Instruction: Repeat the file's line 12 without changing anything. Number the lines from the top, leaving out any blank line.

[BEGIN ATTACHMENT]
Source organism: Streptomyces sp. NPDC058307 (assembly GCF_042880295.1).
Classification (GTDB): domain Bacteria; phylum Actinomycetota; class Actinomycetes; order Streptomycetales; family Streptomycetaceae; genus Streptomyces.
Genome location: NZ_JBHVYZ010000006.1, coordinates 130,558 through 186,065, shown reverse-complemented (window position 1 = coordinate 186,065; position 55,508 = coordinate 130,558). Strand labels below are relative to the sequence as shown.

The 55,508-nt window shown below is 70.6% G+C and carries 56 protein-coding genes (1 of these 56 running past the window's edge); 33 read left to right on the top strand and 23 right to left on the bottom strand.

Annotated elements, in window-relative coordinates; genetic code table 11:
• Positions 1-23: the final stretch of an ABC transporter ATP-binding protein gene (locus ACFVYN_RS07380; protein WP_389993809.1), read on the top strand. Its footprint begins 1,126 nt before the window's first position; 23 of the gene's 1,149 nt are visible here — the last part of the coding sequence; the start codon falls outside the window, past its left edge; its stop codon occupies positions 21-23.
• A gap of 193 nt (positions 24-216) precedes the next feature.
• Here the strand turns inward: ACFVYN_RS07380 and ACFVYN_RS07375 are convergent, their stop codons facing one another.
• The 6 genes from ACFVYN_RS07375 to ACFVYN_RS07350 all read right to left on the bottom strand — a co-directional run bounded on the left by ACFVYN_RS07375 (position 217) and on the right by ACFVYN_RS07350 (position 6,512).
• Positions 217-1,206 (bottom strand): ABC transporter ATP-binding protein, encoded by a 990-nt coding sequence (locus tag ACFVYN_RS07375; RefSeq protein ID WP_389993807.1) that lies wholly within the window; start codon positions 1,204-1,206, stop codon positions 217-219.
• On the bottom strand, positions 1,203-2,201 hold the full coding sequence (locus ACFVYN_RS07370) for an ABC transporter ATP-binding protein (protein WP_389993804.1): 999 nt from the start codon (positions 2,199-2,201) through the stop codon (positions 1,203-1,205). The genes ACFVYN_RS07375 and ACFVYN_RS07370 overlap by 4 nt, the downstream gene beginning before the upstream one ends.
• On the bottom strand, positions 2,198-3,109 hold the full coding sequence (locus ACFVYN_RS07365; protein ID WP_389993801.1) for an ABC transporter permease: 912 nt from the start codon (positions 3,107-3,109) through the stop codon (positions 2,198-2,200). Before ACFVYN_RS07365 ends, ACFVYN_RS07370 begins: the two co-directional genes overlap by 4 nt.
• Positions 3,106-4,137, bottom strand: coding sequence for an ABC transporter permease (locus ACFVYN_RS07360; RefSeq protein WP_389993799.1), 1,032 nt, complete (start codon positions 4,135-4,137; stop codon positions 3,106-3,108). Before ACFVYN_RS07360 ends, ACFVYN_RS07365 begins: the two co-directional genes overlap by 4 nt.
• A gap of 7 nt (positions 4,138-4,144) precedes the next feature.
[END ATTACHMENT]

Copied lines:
• On the bottom strand, positions 2,198-3,109 hold the full coding sequence (locus ACFVYN_RS07365; protein ID WP_389993801.1) for an ABC transporter permease: 912 nt from the start codon (positions 3,107-3,109) through the stop codon (positions 2,198-2,200). Before ACFVYN_RS07365 ends, ACFVYN_RS07370 begins: the two co-directional genes overlap by 4 nt.